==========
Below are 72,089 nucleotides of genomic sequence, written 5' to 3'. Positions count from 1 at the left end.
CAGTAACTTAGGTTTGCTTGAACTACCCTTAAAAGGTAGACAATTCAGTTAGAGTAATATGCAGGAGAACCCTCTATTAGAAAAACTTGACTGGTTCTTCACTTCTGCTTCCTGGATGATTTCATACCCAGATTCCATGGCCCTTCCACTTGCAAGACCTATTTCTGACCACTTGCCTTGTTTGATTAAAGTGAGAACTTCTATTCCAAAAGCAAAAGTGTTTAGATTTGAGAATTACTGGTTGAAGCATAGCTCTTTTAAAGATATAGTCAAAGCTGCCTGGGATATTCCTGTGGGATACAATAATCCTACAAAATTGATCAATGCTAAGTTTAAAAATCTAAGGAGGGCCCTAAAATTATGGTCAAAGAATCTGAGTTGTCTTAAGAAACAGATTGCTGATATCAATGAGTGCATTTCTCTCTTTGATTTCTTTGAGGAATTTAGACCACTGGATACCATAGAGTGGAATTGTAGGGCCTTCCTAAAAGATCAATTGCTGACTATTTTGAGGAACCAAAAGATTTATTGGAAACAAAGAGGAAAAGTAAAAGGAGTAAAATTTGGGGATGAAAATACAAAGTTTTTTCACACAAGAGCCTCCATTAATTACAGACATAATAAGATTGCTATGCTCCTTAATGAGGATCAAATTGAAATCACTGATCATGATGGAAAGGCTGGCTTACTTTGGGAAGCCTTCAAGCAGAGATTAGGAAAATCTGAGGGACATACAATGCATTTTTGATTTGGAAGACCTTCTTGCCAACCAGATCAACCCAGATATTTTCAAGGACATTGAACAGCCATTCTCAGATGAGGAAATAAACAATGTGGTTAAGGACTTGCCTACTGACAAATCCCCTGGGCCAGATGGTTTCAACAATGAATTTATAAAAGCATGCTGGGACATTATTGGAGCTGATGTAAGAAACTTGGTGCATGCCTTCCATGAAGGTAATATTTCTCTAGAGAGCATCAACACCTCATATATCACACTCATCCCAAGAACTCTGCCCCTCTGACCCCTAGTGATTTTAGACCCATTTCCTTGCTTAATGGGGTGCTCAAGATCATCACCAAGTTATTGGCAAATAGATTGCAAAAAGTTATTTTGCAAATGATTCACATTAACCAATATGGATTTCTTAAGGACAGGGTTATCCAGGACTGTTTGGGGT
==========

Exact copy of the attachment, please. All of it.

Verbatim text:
Below are 72,089 nucleotides of genomic sequence, written 5' to 3'. Positions count from 1 at the left end.
CAGTAACTTAGGTTTGCTTGAACTACCCTTAAAAGGTAGACAATTCAGTTAGAGTAATATGCAGGAGAACCCTCTATTAGAAAAACTTGACTGGTTCTTCACTTCTGCTTCCTGGATGATTTCATACCCAGATTCCATGGCCCTTCCACTTGCAAGACCTATTTCTGACCACTTGCCTTGTTTGATTAAAGTGAGAACTTCTATTCCAAAAGCAAAAGTGTTTAGATTTGAGAATTACTGGTTGAAGCATAGCTCTTTTAAAGATATAGTCAAAGCTGCCTGGGATATTCCTGTGGGATACAATAATCCTACAAAATTGATCAATGCTAAGTTTAAAAATCTAAGGAGGGCCCTAAAATTATGGTCAAAGAATCTGAGTTGTCTTAAGAAACAGATTGCTGATATCAATGAGTGCATTTCTCTCTTTGATTTCTTTGAGGAATTTAGACCACTGGATACCATAGAGTGGAATTGTAGGGCCTTCCTAAAAGATCAATTGCTGACTATTTTGAGGAACCAAAAGATTTATTGGAAACAAAGAGGAAAAGTAAAAGGAGTAAAATTTGGGGATGAAAATACAAAGTTTTTTCACACAAGAGCCTCCATTAATTACAGACATAATAAGATTGCTATGCTCCTTAATGAGGATCAAATTGAAATCACTGATCATGATGGAAAGGCTGGCTTACTTTGGGAAGCCTTCAAGCAGAGATTAGGAAAATCTGAGGGACATACAATGCATTTTTGATTTGGAAGACCTTCTTGCCAACCAGATCAACCCAGATATTTTCAAGGACATTGAACAGCCATTCTCAGATGAGGAAATAAACAATGTGGTTAAGGACTTGCCTACTGACAAATCCCCTGGGCCAGATGGTTTCAACAATGAATTTATAAAAGCATGCTGGGACATTATTGGAGCTGATGTAAGAAACTTGGTGCATGCCTTCCATGAAGGTAATATTTCTCTAGAGAGCATCAACACCTCATATATCACACTCATCCCAAGAACTCTGCCCCTCTGACCCCTAGTGATTTTAGACCCATTTCCTTGCTTAATGGGGTGCTCAAGATCATCACCAAGTTATTGGCAAATAGATTGCAAAAAGTTATTTTGCAAATGATTCACATTAACCAATATGGATTTCTTAAGGACAGGGTTATCCAGGACTGTTTGGGGT